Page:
Tánaiste Simon Coveney has said all parties are "inching towards" a Brexit deal but warned "there are a few ups and downs in these negotiations yet" as the March 29 deadline moves into view.
Speaking at the official opening of the new €10m Clonakilty Distillery in West Cork, Mr Coveney sought to reassure businesses that the government was "working night and day" to prevent a scenario where the United Kingdom crashes out of the EU.
However, he said contingencies were also being developed in case that came to pass.
The Tánaiste had just completed a public speech which, he said, was the first he had made in a month that didn't mention Brexit. But while he joked that whiskey might be a requirement as negotiations continue, he said: "We are getting there slowly.
"I can reassure you we are planning for the worst just in case it happens, but we are working night and day to make sure that it doesn't," he said.
The Tánaiste said a deal that would be endorsed by the UK and acceptable to the EU was the goal and "we are inching towards that". He had earlier been asked what supports might be immediately available in a 'no deal' scenario and admitted it was too early to know.
It's difficult to determine what funds will be needed until we get a clearer picture of what a no-deal Brexit could look like and what I mean by that is it's very hard to know at the moment whether there would be tariff, non-tariff, or both, barriers to trade.
"The British government has not made up its mind in relation to tariffs in the context of a no deal. But of course we all need to work to make sure we avoid that kind of dramatic situation where Britain could crash out without any deal."
Brexit loomed in the background even as the country's latest distillery was opened, the new facility right in the centre of Clonakilty employing 35 people and with plans to attract 35,000 visitors annually.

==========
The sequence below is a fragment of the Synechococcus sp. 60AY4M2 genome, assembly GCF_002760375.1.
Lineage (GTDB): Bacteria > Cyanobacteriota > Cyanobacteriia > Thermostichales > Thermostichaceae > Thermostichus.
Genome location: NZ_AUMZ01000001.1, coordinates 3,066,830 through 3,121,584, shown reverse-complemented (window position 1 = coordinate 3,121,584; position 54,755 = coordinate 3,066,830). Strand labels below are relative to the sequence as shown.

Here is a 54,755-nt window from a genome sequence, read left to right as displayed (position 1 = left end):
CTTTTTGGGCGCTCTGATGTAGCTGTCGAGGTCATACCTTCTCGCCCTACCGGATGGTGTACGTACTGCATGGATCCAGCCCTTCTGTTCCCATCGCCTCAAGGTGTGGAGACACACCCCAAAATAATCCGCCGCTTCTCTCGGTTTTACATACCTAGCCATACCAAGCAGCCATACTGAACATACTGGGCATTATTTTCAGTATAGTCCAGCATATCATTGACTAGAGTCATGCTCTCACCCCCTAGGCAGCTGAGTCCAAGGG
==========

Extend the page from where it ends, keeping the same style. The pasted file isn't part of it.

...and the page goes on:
Clonakilty Distillery CEO, Michael Scully, said the plans focused on high spending tourists and the domestic market. The new distillery includes a visitor experience, a gin school, the Whale’s Tail Bistro, and a warehouse on the Wild Atlantic Way on the Galley Head peninsula.
"While we would love to have English visitors there are other whiskey visitors, from Germany, France and the USA and its very important to attract them, and local Irish tourists, to our business," Mr Scully said.
The launch was attended by Minister with responsibility for Mental Health, Jim Daly, and local TDs Michael Collins and Margaret Murphy O'Mahony.
Mr Coveney said the Irish whiskey industry had experienced "a renaissance" over the past eight years, resulting in €650m a year in experts to become the fastest growing spirits category in the world. He said the new distillery would be a "strong tourism driver" for the area, adding: "A lot of people talk about the demise of rural Ireland; I am not seeing it in West Cork."
The Tánaiste also reiterated his support for a directly elected Lord Mayor for Cork City ahead of a plebiscite on the issue later this year, adding: "I think directly elected mayors have worked really well in other dynamic cities across the EU and I think the same can take place in Cork."